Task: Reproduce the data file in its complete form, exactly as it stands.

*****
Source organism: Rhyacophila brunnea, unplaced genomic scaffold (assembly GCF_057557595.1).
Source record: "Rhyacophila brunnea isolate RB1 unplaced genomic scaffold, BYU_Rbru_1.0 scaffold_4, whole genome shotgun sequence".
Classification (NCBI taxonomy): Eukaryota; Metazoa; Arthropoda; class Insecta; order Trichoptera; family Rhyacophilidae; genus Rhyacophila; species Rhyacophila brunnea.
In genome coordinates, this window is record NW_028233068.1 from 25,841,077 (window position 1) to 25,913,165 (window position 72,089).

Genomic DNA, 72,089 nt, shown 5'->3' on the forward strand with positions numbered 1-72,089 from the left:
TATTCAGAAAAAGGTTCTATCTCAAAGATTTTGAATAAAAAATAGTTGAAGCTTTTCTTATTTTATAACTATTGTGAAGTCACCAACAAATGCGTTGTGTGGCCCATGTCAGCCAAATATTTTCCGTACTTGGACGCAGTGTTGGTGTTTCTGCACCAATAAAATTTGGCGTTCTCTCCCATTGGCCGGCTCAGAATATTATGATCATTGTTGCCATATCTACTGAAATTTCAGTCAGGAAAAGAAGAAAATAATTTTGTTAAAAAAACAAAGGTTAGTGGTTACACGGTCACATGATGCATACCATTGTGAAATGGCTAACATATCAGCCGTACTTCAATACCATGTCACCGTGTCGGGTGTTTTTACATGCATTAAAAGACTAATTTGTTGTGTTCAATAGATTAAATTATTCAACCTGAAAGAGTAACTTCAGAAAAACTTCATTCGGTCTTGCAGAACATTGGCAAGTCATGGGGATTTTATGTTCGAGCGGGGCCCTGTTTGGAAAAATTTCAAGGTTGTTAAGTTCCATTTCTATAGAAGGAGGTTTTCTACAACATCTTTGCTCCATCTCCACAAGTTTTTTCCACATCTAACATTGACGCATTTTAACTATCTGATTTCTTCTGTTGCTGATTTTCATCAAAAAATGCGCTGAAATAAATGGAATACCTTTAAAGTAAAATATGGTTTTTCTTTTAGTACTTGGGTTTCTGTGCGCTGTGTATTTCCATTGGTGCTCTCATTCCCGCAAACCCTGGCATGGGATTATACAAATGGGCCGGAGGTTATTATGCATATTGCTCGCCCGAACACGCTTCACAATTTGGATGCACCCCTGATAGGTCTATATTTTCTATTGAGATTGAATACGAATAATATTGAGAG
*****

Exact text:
Source organism: Rhyacophila brunnea, unplaced genomic scaffold (assembly GCF_057557595.1).
Source record: "Rhyacophila brunnea isolate RB1 unplaced genomic scaffold, BYU_Rbru_1.0 scaffold_4, whole genome shotgun sequence".
Classification (NCBI taxonomy): Eukaryota; Metazoa; Arthropoda; class Insecta; order Trichoptera; family Rhyacophilidae; genus Rhyacophila; species Rhyacophila brunnea.
In genome coordinates, this window is record NW_028233068.1 from 25,841,077 (window position 1) to 25,913,165 (window position 72,089).

Genomic DNA, 72,089 nt, shown 5'->3' on the forward strand with positions numbered 1-72,089 from the left:
TATTCAGAAAAAGGTTCTATCTCAAAGATTTTGAATAAAAAATAGTTGAAGCTTTTCTTATTTTATAACTATTGTGAAGTCACCAACAAATGCGTTGTGTGGCCCATGTCAGCCAAATATTTTCCGTACTTGGACGCAGTGTTGGTGTTTCTGCACCAATAAAATTTGGCGTTCTCTCCCATTGGCCGGCTCAGAATATTATGATCATTGTTGCCATATCTACTGAAATTTCAGTCAGGAAAAGAAGAAAATAATTTTGTTAAAAAAACAAAGGTTAGTGGTTACACGGTCACATGATGCATACCATTGTGAAATGGCTAACATATCAGCCGTACTTCAATACCATGTCACCGTGTCGGGTGTTTTTACATGCATTAAAAGACTAATTTGTTGTGTTCAATAGATTAAATTATTCAACCTGAAAGAGTAACTTCAGAAAAACTTCATTCGGTCTTGCAGAACATTGGCAAGTCATGGGGATTTTATGTTCGAGCGGGGCCCTGTTTGGAAAAATTTCAAGGTTGTTAAGTTCCATTTCTATAGAAGGAGGTTTTCTACAACATCTTTGCTCCATCTCCACAAGTTTTTTCCACATCTAACATTGACGCATTTTAACTATCTGATTTCTTCTGTTGCTGATTTTCATCAAAAAATGCGCTGAAATAAATGGAATACCTTTAAAGTAAAATATGGTTTTTCTTTTAGTACTTGGGTTTCTGTGCGCTGTGTATTTCCATTGGTGCTCTCATTCCCGCAAACCCTGGCATGGGATTATACAAATGGGCCGGAGGTTATTATGCATATTGCTCGCCCGAACACGCTTCACAATTTGGATGCACCCCTGATAGGTCTATATTTTCTATTGAGATTGAATACGAATAATATTGAGAG